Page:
This column picks up on the last, in which I talked about the importance of participating in culture for brands. In the last column I called out Red Bull as probably one of the only brands not asking its media and creative companies how to change its current experience. The takeaway there was that due to its own participation in changing the world, the world is changing in ways that benefit the brand.
This week the takeaway is what it means to participate in change. In a breath: It means being a route to cultural evolution. Here are some routes to cultural evolution you will recognize — Oreo powering gay pride, Honey Maid powering diverse families, Lincoln powering art. Being a route to cultural evolution means opening additional channels for ideas to emerge. Oreo opened more conversational channels around the globe for pride. Honey Maid opened a route for more visual images of family that break down stereotypes to surface. Lincoln opened more funding and brick-and-mortar support for art and artists.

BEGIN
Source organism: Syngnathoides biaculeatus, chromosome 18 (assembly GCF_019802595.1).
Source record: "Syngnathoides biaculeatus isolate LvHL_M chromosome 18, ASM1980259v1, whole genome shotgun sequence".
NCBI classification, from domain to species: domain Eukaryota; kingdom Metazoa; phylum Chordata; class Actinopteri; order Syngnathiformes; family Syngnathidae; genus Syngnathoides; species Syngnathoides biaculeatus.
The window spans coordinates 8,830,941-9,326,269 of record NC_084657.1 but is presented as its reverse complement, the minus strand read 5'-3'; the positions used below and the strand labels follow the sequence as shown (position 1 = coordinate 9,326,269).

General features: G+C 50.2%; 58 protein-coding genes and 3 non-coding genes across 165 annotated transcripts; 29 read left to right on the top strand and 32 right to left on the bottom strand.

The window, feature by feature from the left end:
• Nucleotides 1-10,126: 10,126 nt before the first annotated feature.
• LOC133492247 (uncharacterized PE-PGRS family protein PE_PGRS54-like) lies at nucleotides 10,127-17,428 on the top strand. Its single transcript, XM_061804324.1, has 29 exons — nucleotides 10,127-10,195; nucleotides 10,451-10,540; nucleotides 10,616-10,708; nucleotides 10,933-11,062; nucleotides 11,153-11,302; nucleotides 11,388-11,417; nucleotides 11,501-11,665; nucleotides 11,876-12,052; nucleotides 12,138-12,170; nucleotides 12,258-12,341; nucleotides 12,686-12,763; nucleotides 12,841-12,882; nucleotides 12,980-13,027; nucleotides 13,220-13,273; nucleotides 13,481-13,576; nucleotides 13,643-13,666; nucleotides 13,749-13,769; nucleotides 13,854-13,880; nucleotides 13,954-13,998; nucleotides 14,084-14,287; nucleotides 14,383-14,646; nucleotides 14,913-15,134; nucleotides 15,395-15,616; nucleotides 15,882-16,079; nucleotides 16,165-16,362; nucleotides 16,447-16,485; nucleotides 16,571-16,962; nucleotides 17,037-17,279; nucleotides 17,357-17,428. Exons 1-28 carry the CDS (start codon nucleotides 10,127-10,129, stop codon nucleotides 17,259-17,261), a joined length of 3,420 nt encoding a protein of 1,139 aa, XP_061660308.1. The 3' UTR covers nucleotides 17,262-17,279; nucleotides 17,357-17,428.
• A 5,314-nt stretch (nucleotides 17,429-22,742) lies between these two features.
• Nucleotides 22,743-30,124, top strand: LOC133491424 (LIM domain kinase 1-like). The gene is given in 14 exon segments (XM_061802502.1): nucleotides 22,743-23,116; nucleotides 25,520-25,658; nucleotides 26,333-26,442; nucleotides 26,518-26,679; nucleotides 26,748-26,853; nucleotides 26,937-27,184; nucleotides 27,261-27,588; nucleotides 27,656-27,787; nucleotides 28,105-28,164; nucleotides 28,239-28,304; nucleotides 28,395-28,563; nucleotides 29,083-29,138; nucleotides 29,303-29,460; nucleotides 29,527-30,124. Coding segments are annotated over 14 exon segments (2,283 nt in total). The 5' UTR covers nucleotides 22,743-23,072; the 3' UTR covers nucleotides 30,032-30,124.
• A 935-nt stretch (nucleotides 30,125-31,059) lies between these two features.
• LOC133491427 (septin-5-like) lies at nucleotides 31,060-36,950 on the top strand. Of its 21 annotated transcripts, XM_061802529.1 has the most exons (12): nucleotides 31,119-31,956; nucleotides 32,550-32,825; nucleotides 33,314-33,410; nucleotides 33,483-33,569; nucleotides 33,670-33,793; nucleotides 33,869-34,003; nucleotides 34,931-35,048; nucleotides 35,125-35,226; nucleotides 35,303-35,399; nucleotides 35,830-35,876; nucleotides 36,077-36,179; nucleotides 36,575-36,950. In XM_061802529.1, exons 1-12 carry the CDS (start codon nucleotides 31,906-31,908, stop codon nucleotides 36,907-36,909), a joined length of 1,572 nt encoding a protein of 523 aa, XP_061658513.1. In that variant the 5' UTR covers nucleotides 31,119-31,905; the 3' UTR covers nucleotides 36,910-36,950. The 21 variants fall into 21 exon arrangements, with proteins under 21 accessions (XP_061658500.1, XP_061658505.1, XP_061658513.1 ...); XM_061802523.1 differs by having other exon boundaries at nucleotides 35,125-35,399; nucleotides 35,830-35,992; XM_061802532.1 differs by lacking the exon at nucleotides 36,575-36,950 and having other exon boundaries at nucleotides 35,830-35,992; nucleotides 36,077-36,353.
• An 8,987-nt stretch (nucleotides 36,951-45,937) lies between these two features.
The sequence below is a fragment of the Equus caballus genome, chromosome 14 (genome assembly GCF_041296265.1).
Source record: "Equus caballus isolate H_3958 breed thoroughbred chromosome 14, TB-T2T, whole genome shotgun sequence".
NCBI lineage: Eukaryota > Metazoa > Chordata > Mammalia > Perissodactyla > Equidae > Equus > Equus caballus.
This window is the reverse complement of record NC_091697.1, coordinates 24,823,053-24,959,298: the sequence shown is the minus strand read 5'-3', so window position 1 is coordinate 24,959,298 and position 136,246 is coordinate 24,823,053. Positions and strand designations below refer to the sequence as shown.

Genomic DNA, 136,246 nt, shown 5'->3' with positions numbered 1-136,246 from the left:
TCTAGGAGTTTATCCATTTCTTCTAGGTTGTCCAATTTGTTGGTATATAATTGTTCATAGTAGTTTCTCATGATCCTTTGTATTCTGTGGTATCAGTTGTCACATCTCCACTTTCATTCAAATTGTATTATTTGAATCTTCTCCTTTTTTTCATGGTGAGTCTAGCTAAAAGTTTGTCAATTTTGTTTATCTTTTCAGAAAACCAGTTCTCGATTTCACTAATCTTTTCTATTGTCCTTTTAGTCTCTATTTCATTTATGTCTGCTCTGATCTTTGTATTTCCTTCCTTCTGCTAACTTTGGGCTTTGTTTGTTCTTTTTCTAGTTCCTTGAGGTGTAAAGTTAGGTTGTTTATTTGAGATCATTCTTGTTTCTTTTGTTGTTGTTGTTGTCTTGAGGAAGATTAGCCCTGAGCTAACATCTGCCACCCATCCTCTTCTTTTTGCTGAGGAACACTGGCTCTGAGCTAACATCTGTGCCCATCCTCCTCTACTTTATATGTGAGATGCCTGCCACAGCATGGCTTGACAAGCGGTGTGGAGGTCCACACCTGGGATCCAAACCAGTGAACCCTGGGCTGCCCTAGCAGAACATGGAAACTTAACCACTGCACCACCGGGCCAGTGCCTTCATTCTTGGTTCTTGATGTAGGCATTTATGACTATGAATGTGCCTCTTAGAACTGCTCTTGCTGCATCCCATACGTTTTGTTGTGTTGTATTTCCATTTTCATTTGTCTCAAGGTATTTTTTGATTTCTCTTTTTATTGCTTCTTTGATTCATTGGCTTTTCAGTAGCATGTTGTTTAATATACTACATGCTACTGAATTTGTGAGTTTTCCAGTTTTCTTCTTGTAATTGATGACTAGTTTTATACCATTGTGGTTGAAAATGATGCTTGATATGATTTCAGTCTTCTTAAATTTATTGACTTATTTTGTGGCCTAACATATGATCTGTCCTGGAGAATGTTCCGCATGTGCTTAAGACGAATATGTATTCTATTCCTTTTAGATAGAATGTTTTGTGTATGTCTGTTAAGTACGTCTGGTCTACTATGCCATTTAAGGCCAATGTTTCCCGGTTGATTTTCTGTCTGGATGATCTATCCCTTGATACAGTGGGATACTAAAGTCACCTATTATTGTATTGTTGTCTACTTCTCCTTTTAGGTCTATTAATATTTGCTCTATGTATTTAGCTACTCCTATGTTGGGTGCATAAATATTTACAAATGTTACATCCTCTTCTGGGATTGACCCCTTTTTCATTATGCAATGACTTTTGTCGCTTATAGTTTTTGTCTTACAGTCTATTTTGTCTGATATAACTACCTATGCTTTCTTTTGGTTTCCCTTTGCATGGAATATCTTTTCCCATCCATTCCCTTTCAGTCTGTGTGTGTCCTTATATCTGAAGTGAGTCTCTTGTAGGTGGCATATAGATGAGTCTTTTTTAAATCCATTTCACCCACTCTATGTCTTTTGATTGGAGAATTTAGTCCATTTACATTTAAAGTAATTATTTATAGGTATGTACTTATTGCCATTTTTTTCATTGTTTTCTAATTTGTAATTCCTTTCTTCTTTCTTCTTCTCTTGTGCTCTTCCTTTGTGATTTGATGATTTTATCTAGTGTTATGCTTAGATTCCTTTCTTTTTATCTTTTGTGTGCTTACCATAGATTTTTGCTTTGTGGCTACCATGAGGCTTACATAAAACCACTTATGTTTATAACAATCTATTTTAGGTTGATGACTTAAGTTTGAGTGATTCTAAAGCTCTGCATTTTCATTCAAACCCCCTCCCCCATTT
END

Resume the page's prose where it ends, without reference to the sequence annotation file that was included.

Nobody that is part of evolution like this has to ask: “Am I authentic?” They’re too busy seizing existence. If one believes in being part of cultural evolution for real, they will seize the opportunity to open channels for ideas to emerge, and at that point they can’t be anything but authentic if they stand their ground.
When a brand does this, it’s very obvious to the rest of us. You see the work and think, “I know that.” Maybe you hadn’t heard that in language you’d have known how to use, but you heard it in the experience you had of the work. The experience of the work moved a needle inside you. This movement is cultural evolution.
For those of you kind of scratching your head about what culture is in the first place, let me help. Culture: the knowledge a group of folks share.
Culture is everything we know and share — notions of time, concepts of the universe, attitudes, experiences, and beliefs. Now is not the time to turn away from participating in the evolution of all or any of these things. The global community of consumers has never been more connected, and more interested in becoming a group of folks that share a singular knowledge. Global culture is emerging.
Now, the million-dollar
question: Does your brand know what bit of culture it wants to evolve?